Weighing At Scale And Sliding Tandems

Topic 30392 | Page 2

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Old School's Comment
member avatar

Hey Duane, I don't see where you have ever taken advantage of our free training materials on this very subject. This is everyday trucker wisdom that you need to know out here. Our High Road Training program has a great section devoted to weight distribution. You should spend some time there and put yourself at the head of the class! It's not that hard to understand, and it will make you into a teacher or master instead of just wondering how to do this stuff. Here's a link to the section on Truck Weight Distribution and Balance.

CDL:

Commercial Driver's License (CDL)

A CDL is required to drive any of the following vehicles:

  • Any combination of vehicles with a gross combined weight rating (GCWR) of 26,001 or more pounds, providing the gross vehicle weight rating (GVWR) of the vehicle being towed is in excess of 10,000 pounds.
  • Any single vehicle with a GVWR of 26,001 or more pounds, or any such vehicle towing another not in excess of 10,000 pounds.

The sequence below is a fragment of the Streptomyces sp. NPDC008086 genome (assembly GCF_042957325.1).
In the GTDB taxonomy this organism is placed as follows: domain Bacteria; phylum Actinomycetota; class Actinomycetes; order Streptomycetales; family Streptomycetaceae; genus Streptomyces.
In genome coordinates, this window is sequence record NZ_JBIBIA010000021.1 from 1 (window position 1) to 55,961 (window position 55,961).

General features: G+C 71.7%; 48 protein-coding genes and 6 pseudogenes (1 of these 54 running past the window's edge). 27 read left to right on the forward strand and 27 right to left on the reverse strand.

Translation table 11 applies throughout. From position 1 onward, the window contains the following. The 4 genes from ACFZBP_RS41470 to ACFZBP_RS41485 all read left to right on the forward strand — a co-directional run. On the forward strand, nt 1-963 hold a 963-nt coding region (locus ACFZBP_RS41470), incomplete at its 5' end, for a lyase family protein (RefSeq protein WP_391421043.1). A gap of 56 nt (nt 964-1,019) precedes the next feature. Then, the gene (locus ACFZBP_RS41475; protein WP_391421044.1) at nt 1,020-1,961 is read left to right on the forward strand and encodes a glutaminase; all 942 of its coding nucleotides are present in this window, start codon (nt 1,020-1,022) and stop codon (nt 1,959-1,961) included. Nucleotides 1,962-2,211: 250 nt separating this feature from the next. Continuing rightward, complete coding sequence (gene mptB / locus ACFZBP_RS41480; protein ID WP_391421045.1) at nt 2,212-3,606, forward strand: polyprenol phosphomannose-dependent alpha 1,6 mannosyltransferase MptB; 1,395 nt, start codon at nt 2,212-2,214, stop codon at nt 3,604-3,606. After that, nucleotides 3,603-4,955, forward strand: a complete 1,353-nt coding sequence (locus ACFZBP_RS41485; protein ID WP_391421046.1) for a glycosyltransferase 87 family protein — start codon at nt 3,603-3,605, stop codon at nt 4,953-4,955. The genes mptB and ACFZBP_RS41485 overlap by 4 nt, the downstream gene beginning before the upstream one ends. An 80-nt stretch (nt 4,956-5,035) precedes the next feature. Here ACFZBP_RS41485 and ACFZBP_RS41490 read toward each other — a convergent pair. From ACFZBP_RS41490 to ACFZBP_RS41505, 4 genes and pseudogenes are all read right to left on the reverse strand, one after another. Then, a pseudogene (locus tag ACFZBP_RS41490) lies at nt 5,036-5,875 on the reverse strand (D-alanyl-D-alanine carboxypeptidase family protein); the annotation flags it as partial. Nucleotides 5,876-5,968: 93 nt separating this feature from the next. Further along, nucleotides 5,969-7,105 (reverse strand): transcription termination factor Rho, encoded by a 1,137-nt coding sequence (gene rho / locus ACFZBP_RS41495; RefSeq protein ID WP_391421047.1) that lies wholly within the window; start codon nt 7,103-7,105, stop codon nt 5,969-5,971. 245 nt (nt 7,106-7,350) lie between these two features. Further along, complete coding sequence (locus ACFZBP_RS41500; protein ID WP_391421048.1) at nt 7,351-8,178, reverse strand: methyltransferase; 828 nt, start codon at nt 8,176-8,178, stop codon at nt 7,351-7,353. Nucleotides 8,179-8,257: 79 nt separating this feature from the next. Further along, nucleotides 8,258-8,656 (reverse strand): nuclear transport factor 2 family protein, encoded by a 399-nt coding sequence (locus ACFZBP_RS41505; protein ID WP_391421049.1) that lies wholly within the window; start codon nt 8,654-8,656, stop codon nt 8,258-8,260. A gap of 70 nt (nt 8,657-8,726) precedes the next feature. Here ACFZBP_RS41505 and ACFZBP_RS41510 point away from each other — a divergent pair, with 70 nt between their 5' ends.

• Any vehicle, regardless of size, designed to transport 16 or more persons, including the driver.
  • Any vehicle required by federal regulations to be placarded while transporting hazardous materials.
Navypoppop's Comment
member avatar

Delco Dave,

I wish I had that chart back when I was driving. It would have been wonderful and easy to aid in proper axle weights. I learned the hard way with sliding either the tandem or 5th wheel or both to be legal sometimes without messing with the bridge laws.

Tandem:

Tandem Axles

A set of axles spaced close together, legally defined as more than 40 and less than 96 inches apart by the USDOT. Drivers tend to refer to the tandem axles on their trailer as just "tandems". You might hear a driver say, "I'm 400 pounds overweight on my tandems", referring to his trailer tandems, not his tractor tandems. Tractor tandems are generally just referred to as "drives" which is short for "drive axles".

Delco Dave's Comment
member avatar

I have compiled a handful of useful screenshots of reference material from right here on TT like the 5th wheel/Tandem slide chart. Below are wind shutdown chart, APU weight exemption and a time zone map for trip planning

0504084001625000265.jpg

0775152001625000367.jpg

0628982001625000414.jpg

Tandem:

Tandem Axles